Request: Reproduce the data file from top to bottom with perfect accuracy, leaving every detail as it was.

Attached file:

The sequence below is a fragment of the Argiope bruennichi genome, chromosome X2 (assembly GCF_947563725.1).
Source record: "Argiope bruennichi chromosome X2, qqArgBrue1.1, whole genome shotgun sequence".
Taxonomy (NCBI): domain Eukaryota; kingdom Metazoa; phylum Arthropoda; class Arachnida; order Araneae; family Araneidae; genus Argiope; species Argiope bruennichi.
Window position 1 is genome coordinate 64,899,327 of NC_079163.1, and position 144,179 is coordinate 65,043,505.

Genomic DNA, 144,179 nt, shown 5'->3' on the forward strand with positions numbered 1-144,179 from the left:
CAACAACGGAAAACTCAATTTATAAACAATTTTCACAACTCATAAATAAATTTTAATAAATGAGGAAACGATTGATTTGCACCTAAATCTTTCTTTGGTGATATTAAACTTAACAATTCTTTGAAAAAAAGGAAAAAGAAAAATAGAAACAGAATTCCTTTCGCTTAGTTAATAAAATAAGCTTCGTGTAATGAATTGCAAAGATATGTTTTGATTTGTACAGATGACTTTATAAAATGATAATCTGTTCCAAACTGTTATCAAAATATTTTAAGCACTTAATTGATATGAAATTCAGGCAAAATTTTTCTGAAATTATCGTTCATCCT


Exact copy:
The sequence below is a fragment of the Argiope bruennichi genome, chromosome X2 (assembly GCF_947563725.1).
Source record: "Argiope bruennichi chromosome X2, qqArgBrue1.1, whole genome shotgun sequence".
Taxonomy (NCBI): domain Eukaryota; kingdom Metazoa; phylum Arthropoda; class Arachnida; order Araneae; family Araneidae; genus Argiope; species Argiope bruennichi.
Window position 1 is genome coordinate 64,899,327 of NC_079163.1, and position 144,179 is coordinate 65,043,505.

Genomic DNA, 144,179 nt, shown 5'->3' on the forward strand with positions numbered 1-144,179 from the left:
CAACAACGGAAAACTCAATTTATAAACAATTTTCACAACTCATAAATAAATTTTAATAAATGAGGAAACGATTGATTTGCACCTAAATCTTTCTTTGGTGATATTAAACTTAACAATTCTTTGAAAAAAAGGAAAAAGAAAAATAGAAACAGAATTCCTTTCGCTTAGTTAATAAAATAAGCTTCGTGTAATGAATTGCAAAGATATGTTTTGATTTGTACAGATGACTTTATAAAATGATAATCTGTTCCAAACTGTTATCAAAATATTTTAAGCACTTAATTGATATGAAATTCAGGCAAAATTTTTCTGAAATTATCGTTCATCCT